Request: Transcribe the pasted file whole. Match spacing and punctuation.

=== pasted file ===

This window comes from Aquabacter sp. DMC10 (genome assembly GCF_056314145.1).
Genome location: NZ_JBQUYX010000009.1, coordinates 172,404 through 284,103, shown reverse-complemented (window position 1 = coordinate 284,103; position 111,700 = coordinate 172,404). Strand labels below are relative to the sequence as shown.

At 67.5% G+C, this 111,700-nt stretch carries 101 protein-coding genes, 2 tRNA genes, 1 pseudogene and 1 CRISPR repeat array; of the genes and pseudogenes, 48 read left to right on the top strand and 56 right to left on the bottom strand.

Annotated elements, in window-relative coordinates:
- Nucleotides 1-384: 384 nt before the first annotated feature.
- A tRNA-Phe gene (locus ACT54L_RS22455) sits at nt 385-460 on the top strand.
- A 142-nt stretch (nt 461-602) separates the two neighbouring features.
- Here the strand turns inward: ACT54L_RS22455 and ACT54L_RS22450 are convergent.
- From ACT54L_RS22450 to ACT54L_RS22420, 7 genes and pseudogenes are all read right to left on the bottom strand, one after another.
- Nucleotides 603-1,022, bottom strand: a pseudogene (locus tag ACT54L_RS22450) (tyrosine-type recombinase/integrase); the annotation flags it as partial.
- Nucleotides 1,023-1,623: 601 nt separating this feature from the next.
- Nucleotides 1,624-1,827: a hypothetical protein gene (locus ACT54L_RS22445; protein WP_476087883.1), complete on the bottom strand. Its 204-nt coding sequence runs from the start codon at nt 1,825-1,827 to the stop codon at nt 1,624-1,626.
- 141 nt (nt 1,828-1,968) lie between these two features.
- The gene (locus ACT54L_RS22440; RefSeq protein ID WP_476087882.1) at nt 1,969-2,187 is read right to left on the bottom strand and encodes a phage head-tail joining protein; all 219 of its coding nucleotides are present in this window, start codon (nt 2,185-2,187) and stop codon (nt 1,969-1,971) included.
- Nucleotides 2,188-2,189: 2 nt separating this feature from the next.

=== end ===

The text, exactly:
This window comes from Aquabacter sp. DMC10 (genome assembly GCF_056314145.1).
Genome location: NZ_JBQUYX010000009.1, coordinates 172,404 through 284,103, shown reverse-complemented (window position 1 = coordinate 284,103; position 111,700 = coordinate 172,404). Strand labels below are relative to the sequence as shown.

At 67.5% G+C, this 111,700-nt stretch carries 101 protein-coding genes, 2 tRNA genes, 1 pseudogene and 1 CRISPR repeat array; of the genes and pseudogenes, 48 read left to right on the top strand and 56 right to left on the bottom strand.

Annotated elements, in window-relative coordinates:
- Nucleotides 1-384: 384 nt before the first annotated feature.
- A tRNA-Phe gene (locus ACT54L_RS22455) sits at nt 385-460 on the top strand.
- A 142-nt stretch (nt 461-602) separates the two neighbouring features.
- Here the strand turns inward: ACT54L_RS22455 and ACT54L_RS22450 are convergent.
- From ACT54L_RS22450 to ACT54L_RS22420, 7 genes and pseudogenes are all read right to left on the bottom strand, one after another.
- Nucleotides 603-1,022, bottom strand: a pseudogene (locus tag ACT54L_RS22450) (tyrosine-type recombinase/integrase); the annotation flags it as partial.
- Nucleotides 1,023-1,623: 601 nt separating this feature from the next.
- Nucleotides 1,624-1,827: a hypothetical protein gene (locus ACT54L_RS22445; protein WP_476087883.1), complete on the bottom strand. Its 204-nt coding sequence runs from the start codon at nt 1,825-1,827 to the stop codon at nt 1,624-1,626.
- 141 nt (nt 1,828-1,968) lie between these two features.
- The gene (locus ACT54L_RS22440; RefSeq protein ID WP_476087882.1) at nt 1,969-2,187 is read right to left on the bottom strand and encodes a phage head-tail joining protein; all 219 of its coding nucleotides are present in this window, start codon (nt 2,185-2,187) and stop codon (nt 1,969-1,971) included.
- Nucleotides 2,188-2,189: 2 nt separating this feature from the next.